16th Jul 2014 13:11

Government statistics

Bob - look at these Government statistics from 2013

https://www.gov.uk/government/uploads/system/uploads/attachment_data/fil...

Page 3 shows there were 4.9 million businesses.

Employee numbers can be quite a rough metric to gauge a business, but here goes: -

3.7 million of them had no employees and I suspect would have very little interest in advisory services.  They just want compliance services, if they don't do it themselves.

0.99 million of them had 1-9 employees.  I suspect the vast majority of those were in the 1-3 employee range.  Lots of scope for compliance services, but limited scope for advisory work (other than management accounts), if indeed they can pay for it.

That leaves roughly 0.22 million of all other size employers - what I would regard as serious businesses.  I've worked in and worked with a few like that.  Many want management accounts, if they don't do it internally.  There is scope for varying degrees of advisory work with many.

Is it surprising that most of us accountants focus on a potential market of 4.7 million businesses that want largely compliance services, rather than the 0.22 million businesses that might want some advisory work from time-to-time?

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By Bob Harper
16th Jul 2014 15:39

@Locutus - I am aware of the statistics which is why I think a significant amount of compliance work will disappear. I also know that micro businesses can benefit from business advice.

Bob

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By justsotax
16th Jul 2014 16:48

given 3.7 million businesses

are being well served by accountants because they haven't gone to the wall.  Flawed logic...but then again if the assumption is that it is the accountants fault rather than the business owner I should expect nothing less.  Whilst your opinions may hold some water, it is then completely undermined by the sort of crap you have spouted in the last few comments.  I blame business coaches for business failure because they charge too much for non performance related advice.....that seems to cover it based upon the logic applied above....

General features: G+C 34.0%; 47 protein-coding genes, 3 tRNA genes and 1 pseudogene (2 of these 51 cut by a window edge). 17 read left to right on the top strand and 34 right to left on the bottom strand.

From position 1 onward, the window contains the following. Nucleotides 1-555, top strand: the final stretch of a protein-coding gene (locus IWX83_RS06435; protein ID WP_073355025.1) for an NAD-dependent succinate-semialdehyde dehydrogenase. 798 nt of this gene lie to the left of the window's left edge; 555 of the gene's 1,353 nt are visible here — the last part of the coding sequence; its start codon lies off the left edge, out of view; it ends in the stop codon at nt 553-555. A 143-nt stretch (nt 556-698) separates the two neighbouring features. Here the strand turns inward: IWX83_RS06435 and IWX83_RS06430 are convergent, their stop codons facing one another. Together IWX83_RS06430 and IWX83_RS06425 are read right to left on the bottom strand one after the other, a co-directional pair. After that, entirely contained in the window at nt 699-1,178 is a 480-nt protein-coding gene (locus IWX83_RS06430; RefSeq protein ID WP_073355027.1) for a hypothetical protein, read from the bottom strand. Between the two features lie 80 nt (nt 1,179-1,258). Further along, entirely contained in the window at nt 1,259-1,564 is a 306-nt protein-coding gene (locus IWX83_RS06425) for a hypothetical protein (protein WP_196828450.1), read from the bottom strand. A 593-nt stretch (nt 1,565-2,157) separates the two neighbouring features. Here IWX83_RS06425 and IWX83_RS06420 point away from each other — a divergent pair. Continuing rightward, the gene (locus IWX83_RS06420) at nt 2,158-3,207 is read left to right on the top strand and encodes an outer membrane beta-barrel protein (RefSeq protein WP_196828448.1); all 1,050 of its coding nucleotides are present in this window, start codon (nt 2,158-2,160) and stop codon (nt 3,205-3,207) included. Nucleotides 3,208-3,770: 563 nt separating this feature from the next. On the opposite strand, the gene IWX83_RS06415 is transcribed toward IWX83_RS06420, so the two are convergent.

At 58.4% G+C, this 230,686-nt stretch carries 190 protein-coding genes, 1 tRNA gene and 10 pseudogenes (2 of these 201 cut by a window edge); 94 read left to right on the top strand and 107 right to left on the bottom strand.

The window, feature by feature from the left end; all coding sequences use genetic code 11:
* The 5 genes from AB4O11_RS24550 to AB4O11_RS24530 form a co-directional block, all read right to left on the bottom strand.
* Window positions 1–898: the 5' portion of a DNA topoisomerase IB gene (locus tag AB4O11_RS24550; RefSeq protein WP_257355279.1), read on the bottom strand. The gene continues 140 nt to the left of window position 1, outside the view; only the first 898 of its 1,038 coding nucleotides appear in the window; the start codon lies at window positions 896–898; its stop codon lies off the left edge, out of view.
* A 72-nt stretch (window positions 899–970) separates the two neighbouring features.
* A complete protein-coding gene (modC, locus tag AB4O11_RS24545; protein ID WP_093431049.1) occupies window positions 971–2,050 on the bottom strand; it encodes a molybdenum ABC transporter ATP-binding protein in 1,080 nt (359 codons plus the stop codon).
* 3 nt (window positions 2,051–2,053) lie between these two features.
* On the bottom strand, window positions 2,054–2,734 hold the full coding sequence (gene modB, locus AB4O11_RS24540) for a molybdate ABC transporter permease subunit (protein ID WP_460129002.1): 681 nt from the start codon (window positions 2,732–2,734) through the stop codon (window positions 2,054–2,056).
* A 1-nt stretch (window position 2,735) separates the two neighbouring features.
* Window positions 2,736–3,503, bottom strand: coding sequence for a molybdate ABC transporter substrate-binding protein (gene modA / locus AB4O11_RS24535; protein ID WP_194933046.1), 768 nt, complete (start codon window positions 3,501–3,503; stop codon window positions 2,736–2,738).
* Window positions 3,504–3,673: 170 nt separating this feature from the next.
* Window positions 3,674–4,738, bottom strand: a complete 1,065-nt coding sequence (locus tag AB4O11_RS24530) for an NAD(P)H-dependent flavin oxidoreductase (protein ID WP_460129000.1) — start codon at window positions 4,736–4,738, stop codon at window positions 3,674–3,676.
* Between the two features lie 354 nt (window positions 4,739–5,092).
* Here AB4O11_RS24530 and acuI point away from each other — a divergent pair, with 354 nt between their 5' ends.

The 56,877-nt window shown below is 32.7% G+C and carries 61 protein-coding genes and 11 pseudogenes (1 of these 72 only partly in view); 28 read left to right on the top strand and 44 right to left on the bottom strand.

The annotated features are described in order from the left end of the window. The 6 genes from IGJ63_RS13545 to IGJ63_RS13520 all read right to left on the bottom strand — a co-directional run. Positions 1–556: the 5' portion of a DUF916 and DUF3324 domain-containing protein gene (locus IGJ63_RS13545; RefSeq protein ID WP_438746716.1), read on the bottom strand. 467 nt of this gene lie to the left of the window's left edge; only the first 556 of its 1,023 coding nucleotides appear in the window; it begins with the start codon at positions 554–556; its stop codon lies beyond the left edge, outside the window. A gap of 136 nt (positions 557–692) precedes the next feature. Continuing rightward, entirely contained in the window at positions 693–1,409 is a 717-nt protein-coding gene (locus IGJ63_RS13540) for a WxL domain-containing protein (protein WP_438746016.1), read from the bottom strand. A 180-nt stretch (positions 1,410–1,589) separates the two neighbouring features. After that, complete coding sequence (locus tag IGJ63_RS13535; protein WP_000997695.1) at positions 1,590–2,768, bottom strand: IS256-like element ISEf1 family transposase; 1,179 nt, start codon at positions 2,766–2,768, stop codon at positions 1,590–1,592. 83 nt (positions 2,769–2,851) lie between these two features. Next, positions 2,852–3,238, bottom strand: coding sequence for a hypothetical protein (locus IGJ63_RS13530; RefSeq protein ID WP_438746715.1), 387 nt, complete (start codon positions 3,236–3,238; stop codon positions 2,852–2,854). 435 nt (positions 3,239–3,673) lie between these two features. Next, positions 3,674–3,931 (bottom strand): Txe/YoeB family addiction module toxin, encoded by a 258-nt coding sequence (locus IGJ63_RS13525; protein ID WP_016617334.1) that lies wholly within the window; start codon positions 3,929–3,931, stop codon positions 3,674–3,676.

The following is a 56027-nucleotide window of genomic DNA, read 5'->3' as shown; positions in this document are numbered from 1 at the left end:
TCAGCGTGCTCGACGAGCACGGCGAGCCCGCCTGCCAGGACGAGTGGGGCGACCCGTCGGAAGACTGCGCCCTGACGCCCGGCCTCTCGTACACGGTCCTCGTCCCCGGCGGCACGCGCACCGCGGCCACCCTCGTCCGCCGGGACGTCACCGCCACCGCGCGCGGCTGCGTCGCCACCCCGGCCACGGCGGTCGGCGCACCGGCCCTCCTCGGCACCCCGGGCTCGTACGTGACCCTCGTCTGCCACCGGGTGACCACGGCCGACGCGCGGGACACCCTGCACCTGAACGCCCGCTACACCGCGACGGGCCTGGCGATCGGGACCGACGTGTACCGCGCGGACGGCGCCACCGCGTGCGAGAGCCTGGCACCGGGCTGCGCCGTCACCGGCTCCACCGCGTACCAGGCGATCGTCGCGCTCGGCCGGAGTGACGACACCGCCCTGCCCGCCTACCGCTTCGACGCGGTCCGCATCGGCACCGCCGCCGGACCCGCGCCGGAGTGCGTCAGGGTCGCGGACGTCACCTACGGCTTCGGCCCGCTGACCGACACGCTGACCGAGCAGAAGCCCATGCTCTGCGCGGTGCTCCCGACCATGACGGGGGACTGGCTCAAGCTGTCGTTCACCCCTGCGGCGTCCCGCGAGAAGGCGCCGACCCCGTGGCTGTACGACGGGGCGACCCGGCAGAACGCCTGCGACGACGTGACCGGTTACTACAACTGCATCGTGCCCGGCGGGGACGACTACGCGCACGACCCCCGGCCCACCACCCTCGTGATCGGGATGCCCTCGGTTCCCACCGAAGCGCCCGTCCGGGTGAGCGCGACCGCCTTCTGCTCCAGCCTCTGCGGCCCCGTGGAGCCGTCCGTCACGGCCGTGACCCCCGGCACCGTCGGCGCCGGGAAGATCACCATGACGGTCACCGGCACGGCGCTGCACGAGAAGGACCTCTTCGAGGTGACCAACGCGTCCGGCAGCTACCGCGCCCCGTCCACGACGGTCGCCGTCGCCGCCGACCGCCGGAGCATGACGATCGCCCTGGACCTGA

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By ireallyshouldknowthisbut
16th Jul 2014 16:52

.

"Your business model seems to be based on making a profit from compliance and giving away the added value. Mine is the opposite."

 Indeed, and mine works. Is there a single practice in the UK that sells coaching, wealth management or what ever else you are try to dress up, and gives away compliance for free? There are several thousand that do it my way round.       

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By Bob Harper
16th Jul 2014 19:40

@JustSoTax - I don't know about business coaches, I do know about accountants and I think they could do much more individually and as a profession.

@YouReallyShouldn't - I appreciate your business model does works, it is very common. That doesn't mean it is the best model for now or it will work in the future we are moving towards.

Bob

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By ireallyshouldknowthisbut
17th Jul 2014 08:54

.

I assume as you have not pointed one out there is not a SINGLE business in the thousand and thousands of small accounting practices in the UK that give away compliance for free, but just charges for what you call "value added", presumably at a massive mark up?

Not even your own?

"Fancy that" as Private Eye would say. 

 

 

 

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By Bob Harper
17th Jul 2014 10:52

Mark up

@YouReallyShoudn't - two things:

1. It's the business model that's important...at the end of the day the client gets an "all in price".

We're talking about a different mindset...some firms are looking to be more efficient because they are focussed on making a profit from compliance. Others are looking to be highly effective.

Crunchers are looking to be highly effective which is why we are researching and developing stuff and the time. For example, I am working on a coaching manual for accountants to use with clients rather than trying to find the best/quickest way to do the accounts.

2. With Value Pricing you don't mark up costs to get to a price, you start with value to the client and take a fair cut of that. 

For example, we charge 50% of fees acquired through our lead generation service.

Bob

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By ireallyshouldknowthisbut
17th Jul 2014 11:24

still no answer?

Not a single business doing this in the UK then, even though according to you this is what will work right now and today and all accountants should be doing. 

Despite all the people who actually do it saying its a nonsense.

 

Your franchise certainly doesn't seem to follow your radical model, presumably it would be even worse than it is now.